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201222Dec13:44

Major source of evo­lu­tion­ary dif­fer­ences among species uncovered

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pub­lished 22 Decem­ber 2012 | mod­i­fied 22 Decem­ber 2012
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Chimp gelsenkirchenUni­ver­sity of Toronto (U of T) Fac­ulty of Med­i­cine researchers have uncov­ered a genetic basis for fun­da­men­tal dif­fer­ences between humans and other ver­te­brates that could also help explain why humans are sus­cep­ti­ble to dis­eases not found in other species.

Sci­en­tists have won­dered why ver­te­brate species, which look and behave very dif­fer­ently from one another, nev­er­the­less share very sim­i­lar reper­toires of genes. For exam­ple, despite obvi­ous phys­i­cal dif­fer­ences, humans and chim­panzees share a nearly iden­ti­cal set of genes.

The fact that alter­na­tive [genetic mes­sages] splic­ing is very dif­fer­ent even between closely related ver­te­brate species could ulti­mately help explain how we are unique
Ben­jamin Blencowe, Uni­ver­sity of Toronto, Bant­ing and Best Depart­ment of Research and the Depart­ment of Mol­e­c­u­lar Genet­ics »


The team sequenced and com­pared the com­po­si­tion of hun­dreds of thou­sands of genetic mes­sages in equiv­a­lent organs, such as brain, heart and liver, from 10 dif­fer­ent ver­te­brate species, rang­ing from human to frog. They found that alter­na­tive splic­ing — a process by which a sin­gle gene can give rise to mul­ti­ple pro­teins — has dra­mat­i­cally changed the struc­ture and com­plex­ity of genetic mes­sages dur­ing ver­te­brate evo­lu­tion.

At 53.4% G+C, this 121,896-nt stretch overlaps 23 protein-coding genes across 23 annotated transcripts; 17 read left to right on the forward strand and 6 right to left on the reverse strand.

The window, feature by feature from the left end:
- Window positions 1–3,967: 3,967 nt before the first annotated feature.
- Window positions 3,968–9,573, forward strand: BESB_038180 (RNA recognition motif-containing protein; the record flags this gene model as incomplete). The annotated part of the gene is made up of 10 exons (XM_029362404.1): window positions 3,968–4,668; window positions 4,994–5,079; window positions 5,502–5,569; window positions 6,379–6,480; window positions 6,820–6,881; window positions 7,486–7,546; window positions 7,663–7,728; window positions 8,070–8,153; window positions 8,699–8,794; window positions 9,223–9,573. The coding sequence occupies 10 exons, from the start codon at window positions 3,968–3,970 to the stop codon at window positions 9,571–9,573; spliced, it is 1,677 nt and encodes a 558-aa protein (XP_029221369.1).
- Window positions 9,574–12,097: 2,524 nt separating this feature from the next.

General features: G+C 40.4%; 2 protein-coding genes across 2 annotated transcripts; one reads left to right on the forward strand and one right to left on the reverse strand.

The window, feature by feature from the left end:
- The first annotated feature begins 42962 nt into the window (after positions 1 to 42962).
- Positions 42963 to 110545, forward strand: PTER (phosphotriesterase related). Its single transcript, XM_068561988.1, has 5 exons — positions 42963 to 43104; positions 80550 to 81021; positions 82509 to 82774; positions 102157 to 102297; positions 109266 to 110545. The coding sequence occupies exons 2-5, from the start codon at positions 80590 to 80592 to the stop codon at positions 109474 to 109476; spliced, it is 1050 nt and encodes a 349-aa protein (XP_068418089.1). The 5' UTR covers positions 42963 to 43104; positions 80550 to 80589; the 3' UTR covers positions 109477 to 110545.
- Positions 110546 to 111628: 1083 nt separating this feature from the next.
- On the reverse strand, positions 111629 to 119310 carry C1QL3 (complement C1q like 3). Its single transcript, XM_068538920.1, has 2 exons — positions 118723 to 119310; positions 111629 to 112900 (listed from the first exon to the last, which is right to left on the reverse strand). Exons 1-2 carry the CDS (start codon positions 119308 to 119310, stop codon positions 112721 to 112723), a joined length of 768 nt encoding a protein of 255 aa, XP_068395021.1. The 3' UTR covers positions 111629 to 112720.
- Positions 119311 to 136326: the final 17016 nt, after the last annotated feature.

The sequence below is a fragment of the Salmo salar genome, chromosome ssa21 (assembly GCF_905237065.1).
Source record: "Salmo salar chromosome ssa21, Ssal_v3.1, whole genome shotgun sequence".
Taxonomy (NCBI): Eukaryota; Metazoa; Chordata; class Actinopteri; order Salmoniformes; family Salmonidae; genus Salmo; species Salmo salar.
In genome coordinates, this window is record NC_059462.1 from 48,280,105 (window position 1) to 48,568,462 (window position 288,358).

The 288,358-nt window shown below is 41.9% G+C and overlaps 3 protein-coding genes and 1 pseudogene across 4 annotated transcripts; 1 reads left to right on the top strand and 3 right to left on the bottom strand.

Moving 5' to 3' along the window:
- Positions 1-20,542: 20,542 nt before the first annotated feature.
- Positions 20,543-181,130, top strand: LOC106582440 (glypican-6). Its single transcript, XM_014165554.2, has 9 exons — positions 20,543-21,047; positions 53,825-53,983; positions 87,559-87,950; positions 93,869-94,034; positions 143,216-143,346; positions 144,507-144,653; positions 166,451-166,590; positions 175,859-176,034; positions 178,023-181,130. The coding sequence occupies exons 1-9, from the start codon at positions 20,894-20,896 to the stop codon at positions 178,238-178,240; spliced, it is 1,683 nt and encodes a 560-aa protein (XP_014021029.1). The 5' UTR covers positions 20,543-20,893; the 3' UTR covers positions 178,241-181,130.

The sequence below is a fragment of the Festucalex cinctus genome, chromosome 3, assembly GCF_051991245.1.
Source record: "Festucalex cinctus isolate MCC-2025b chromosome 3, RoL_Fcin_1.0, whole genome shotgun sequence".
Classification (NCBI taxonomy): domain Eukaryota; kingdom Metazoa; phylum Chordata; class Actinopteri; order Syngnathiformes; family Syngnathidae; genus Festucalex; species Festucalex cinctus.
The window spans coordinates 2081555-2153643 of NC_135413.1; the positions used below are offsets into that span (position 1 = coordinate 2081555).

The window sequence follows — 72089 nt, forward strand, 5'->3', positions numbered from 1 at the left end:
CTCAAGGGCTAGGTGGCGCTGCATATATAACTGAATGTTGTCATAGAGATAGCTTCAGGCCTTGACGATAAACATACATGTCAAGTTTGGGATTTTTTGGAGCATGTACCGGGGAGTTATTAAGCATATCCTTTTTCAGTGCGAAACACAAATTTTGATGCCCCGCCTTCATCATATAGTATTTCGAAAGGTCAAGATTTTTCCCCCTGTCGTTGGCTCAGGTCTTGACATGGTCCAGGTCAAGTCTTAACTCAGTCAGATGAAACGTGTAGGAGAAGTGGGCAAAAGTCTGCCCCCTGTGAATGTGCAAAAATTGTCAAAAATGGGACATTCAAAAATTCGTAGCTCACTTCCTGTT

The results, pub­lished in the Decem­ber 21 issue of Sci­ence, sug­gest that dif­fer­ences in the ways genetic mes­sages are spliced have played a major role in the evo­lu­tion of fun­da­men­tal char­ac­ter­is­tics of species. How­ever, the same process that makes species look dif­fer­ent from one another could also account for dif­fer­ences in their dis­ease sus­cep­ti­bil­ity.

The same genetic mech­a­nisms respon­si­ble for a species’ iden­tity could help sci­en­tists under­stand why humans are prone to cer­tain dis­eases such as Alzheimer’s and par­tic­u­lar types of can­cer that are not found in other species,” says Nuno Barbosa-​Morais, the study’s lead author and a com­pu­ta­tional biol­o­gist in U of T Fac­ulty of Medicine’s Don­nelly Cen­tre for Cel­lu­lar and Bio­mol­e­c­u­lar Research. “Our research may lead to the design of improved approaches to study and treat human dis­eases.”

One of the team’s major find­ings is that the alter­na­tive splic­ing process is more com­plex in humans and other pri­mates com­pared to species such as mouse, chicken and frog.

Our obser­va­tions pro­vide new insight into the genetic basis of com­plex­ity of organs such as the human brain,” says Ben­jamin Blencowe, Pro­fes­sor in U of T’s Bant­ing and Best Depart­ment of Research and the Depart­ment of Mol­e­c­u­lar Genet­ics, and the study’s senior author. “The fact that alter­na­tive splic­ing is very dif­fer­ent even between closely related ver­te­brate species could ulti­mately help explain how we are unique.”


(Source: Uni­ver­sity of Toronto media release, 20.12.2012)
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